Said the little boy, “Sometimes I drop my spoon.”
Said the old man, “I do that too.”
The little boy whispered, “I wet my pants.”
“I do that too,” laughed the little old man.
Said the little boy, “I often cry.”
The old man nodded, “So do I.”
“But worst of all,” said the boy, “it seems
Grown-ups don’t pay attention to me.”
And he felt the warmth of a wrinkled old hand.
I know what you mean,” said the little old man.
– By Shel Silverstein, American poet
As an individual reaches the twilight of their life, time slows down. The retirement party is over. The guests have left. And suddenly, they feel like there is nowhere to go or nothing to do anymore. Days and weeks stretch endlessly ahead of them, as they feel a devastating lack of purpose. Their health deteriorates, so does their energy. And once the children have left the nest, the elderly are often left alone to grapple with a series of physical and psychological health issues.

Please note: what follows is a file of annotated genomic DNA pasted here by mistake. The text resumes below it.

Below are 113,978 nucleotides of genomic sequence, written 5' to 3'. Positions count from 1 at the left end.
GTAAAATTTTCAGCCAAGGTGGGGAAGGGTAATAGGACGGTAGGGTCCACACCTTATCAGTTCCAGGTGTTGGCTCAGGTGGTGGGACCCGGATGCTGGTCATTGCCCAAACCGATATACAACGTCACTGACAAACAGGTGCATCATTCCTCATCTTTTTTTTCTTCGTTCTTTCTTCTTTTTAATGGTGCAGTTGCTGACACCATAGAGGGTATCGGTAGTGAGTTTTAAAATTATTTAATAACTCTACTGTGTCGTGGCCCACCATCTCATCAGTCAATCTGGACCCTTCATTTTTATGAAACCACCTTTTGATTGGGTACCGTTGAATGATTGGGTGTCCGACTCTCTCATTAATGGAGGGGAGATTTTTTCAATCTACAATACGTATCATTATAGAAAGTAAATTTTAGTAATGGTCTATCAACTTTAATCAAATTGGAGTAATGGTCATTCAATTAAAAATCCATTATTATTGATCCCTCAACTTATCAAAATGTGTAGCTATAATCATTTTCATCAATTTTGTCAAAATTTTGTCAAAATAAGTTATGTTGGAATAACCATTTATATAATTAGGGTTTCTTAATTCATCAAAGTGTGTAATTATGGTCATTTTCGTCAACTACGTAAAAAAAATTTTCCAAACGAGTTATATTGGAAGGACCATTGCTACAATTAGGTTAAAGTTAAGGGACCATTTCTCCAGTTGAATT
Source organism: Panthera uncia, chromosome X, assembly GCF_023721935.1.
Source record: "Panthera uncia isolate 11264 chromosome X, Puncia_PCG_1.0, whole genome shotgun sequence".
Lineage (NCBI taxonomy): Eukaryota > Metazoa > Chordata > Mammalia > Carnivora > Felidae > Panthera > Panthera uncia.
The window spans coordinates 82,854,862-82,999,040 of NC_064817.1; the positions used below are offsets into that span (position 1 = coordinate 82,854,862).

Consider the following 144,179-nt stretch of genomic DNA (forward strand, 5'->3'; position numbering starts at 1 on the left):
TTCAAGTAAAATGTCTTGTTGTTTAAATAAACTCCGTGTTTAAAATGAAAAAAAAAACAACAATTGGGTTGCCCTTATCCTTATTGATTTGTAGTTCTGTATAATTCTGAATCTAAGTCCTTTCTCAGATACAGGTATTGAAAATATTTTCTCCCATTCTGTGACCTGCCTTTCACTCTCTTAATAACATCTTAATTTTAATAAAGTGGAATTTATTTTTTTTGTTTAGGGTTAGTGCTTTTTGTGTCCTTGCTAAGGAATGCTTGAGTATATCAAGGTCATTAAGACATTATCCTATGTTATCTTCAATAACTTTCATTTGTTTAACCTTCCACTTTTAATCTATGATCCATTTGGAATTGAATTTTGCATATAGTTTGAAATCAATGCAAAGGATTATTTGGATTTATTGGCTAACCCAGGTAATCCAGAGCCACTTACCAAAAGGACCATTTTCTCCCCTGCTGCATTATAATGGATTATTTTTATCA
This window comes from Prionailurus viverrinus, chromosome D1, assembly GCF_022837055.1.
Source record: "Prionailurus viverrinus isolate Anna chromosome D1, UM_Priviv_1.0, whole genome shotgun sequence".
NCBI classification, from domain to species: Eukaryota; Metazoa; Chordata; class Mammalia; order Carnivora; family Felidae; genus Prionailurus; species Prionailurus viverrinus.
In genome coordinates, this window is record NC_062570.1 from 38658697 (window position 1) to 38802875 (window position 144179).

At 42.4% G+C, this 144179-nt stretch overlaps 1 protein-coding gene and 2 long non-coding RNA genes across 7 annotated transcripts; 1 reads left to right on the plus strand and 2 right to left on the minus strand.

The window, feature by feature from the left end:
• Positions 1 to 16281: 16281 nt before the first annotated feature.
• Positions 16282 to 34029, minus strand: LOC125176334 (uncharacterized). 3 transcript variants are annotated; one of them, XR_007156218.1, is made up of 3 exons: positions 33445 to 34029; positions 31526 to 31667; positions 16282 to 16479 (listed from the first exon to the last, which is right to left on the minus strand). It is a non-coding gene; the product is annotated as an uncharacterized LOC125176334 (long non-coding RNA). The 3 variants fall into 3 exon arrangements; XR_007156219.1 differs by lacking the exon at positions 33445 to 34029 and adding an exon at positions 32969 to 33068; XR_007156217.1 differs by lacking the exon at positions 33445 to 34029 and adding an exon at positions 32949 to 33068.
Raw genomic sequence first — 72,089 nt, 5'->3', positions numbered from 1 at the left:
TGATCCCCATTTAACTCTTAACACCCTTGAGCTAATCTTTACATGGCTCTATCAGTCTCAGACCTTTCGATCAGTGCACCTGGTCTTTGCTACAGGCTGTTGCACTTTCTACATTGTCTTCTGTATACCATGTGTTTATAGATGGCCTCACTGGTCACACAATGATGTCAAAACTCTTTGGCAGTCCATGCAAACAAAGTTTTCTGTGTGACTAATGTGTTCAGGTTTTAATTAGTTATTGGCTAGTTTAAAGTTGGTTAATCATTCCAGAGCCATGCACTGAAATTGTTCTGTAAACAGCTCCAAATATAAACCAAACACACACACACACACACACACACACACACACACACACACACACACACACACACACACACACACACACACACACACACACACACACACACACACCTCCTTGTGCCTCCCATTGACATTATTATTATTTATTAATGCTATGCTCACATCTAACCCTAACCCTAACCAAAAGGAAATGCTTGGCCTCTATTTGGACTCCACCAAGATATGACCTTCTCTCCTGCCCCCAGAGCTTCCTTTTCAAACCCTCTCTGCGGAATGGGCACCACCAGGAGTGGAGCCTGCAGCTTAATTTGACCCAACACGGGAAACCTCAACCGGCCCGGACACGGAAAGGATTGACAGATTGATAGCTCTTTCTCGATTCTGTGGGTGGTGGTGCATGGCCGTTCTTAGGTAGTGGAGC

They say the golden years of one’s life begin after retirement. But for many, all it brings is a crippling sense of loneliness. Soulveda delves into the psychology of the elderly during this testing period and explores ways in which they can regain control over their life.
According to an American study, it is common for old people to feel lonely and depressed. Irrespective of whether or not they are living by themselves, senior citizens are known to experience varying levels of despair and helplessness. Explains Dr Soumya Hegde, a consultant geriatric psychologist, “This sense of loneliness sets in quite early and it happens at multiple levels. It starts with one’s children leaving home for studies or work, then comes one’s retirement. Later, it may worsen with the passing of one’s spouse, peers or friends.”